The BCS grants an automatic berth to a non-AQ conference champion if it finishes in the top 16 and ahead of the champion of an AQ conference. Houston and TCU are virtually assured of finishing ahead of the champion of the Big East, which does not have a team ranked in the top 25 of the BCS standings.
After Sunday's rankings, however, it appears TCU's brief flirtation with the BCS will end as nothing more.
Likely TCU bowl destination: Independence bowl in Shreveport, La.
They remain at No. 19 in the AP poll and moved up one spot to No. 18 in the coaches poll. The latest BCS rankings will be revealed this evening on ESPN.
To earn an automatic BCS berth, TCU must finish in the top 16 in the BCS rankings, and it still must have Houston, which controls its destiny, lose its final regular-season game at Tulsa next Friday or in the Conference USA title game. Even if the Cougars lose, rising to No. 16 will require plenty of help from the teams ahead of TCU.
Whether at No. 18 or 19 in the BCS standings, the Frogs will have a tough time moving up on their own merit considering their season finale in two weeks is against UNLV. Still, getting to No. 16 is not impossible.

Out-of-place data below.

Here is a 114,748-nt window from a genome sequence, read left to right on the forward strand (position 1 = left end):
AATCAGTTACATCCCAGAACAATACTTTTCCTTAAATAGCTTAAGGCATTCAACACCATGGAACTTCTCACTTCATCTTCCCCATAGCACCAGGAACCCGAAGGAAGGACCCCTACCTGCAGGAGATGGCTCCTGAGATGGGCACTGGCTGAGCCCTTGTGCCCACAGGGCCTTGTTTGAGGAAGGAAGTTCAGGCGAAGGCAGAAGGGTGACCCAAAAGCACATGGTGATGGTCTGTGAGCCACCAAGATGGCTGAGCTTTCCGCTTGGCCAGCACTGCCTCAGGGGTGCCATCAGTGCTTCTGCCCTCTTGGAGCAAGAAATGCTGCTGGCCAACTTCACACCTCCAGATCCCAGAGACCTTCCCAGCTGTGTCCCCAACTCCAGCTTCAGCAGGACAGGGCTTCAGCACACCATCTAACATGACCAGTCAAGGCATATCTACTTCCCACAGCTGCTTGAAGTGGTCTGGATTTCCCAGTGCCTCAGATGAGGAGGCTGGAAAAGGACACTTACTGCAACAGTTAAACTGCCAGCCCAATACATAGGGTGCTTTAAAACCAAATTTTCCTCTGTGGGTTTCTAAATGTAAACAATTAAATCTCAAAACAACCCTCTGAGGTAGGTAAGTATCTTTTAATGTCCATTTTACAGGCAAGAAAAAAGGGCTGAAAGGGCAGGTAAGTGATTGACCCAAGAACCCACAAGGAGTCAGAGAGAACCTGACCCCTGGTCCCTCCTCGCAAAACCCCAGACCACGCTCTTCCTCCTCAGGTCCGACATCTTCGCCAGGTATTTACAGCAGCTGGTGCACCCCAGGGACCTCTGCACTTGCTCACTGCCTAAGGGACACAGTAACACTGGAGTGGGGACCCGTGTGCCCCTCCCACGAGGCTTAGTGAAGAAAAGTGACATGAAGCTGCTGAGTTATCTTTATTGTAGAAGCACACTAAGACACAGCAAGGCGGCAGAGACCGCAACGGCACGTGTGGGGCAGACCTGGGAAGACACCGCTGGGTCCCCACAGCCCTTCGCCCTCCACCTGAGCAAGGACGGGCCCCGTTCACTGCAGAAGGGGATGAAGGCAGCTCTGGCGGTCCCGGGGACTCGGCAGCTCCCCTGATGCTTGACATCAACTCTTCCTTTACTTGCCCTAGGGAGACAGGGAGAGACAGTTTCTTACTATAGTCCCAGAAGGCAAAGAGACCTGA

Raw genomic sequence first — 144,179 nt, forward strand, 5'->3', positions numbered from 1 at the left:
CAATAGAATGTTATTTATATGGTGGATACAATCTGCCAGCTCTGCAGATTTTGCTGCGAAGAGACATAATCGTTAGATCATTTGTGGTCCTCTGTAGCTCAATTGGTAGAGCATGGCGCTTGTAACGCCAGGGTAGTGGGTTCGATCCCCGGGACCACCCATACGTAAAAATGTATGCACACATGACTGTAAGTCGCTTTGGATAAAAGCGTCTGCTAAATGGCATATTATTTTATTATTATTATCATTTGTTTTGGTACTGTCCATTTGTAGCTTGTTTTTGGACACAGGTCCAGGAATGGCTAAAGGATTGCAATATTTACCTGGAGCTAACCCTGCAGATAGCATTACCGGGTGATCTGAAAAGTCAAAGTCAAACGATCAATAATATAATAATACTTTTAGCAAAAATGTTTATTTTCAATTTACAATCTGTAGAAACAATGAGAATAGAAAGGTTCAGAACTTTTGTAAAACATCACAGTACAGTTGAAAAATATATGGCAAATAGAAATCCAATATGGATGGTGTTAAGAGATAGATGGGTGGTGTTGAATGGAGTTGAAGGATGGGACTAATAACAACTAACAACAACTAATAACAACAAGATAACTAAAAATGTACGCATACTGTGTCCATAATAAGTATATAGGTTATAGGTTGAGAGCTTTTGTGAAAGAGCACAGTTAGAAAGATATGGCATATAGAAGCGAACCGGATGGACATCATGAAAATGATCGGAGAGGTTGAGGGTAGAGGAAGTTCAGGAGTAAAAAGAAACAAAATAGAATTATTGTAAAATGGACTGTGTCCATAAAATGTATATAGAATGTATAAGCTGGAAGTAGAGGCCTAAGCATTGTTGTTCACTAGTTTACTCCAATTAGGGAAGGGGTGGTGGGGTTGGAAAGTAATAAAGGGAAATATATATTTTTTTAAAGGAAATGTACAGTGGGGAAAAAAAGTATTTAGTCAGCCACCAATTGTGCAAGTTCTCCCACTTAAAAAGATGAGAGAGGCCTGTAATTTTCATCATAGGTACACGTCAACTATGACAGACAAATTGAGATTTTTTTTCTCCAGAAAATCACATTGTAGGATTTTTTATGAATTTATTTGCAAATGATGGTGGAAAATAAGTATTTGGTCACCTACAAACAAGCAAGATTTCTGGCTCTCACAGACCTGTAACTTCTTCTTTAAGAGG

Consider that (rankings are current coaches poll) No. 17 Clemson plays at No. 13 South Carolina, No. 16 Michigan plays host to Ohio State and No. 15 Kansas State plays host to upset-minded Iowa State.
This is becoming old hat, but it shouldn't become old news: A win Saturday against Colorado State would be the 45th over the last four seasons for this year's TCU Horned Frogs senior class, making them the winningest class in school history. It would mark the fourth consecutive season that the seniors have topped the one before it.
Now that's consistency.
The jury was certainly out on this class winning nine or more games, especially after the 3-2 start. TCU lost a number of key seniors last season, including four-year starting quarterback Andy Dalton and several defensive stalwarts. The Horned Frogs -- with 18 seniors (seven who start), compared to 26 last year -- returned one of its younger teams in years. Coach Gary Patterson has played six true freshmen this season, the most he's ever played in his 11 seasons at TCU. The 22 freshmen (six true, 16 redshirt) that have played is tied for 15th nationally. They battled back into the national polls and BCS rankings this week at No. 19 across the board.
For much of the season, this team has acted like a young one, often frustrating Patterson with a more relaxed approach than he would prefer, even on the eve of last week's big battle at Boise, which came on the heels of a slew of sloppy turnovers that nearly cost them the game at Wyoming.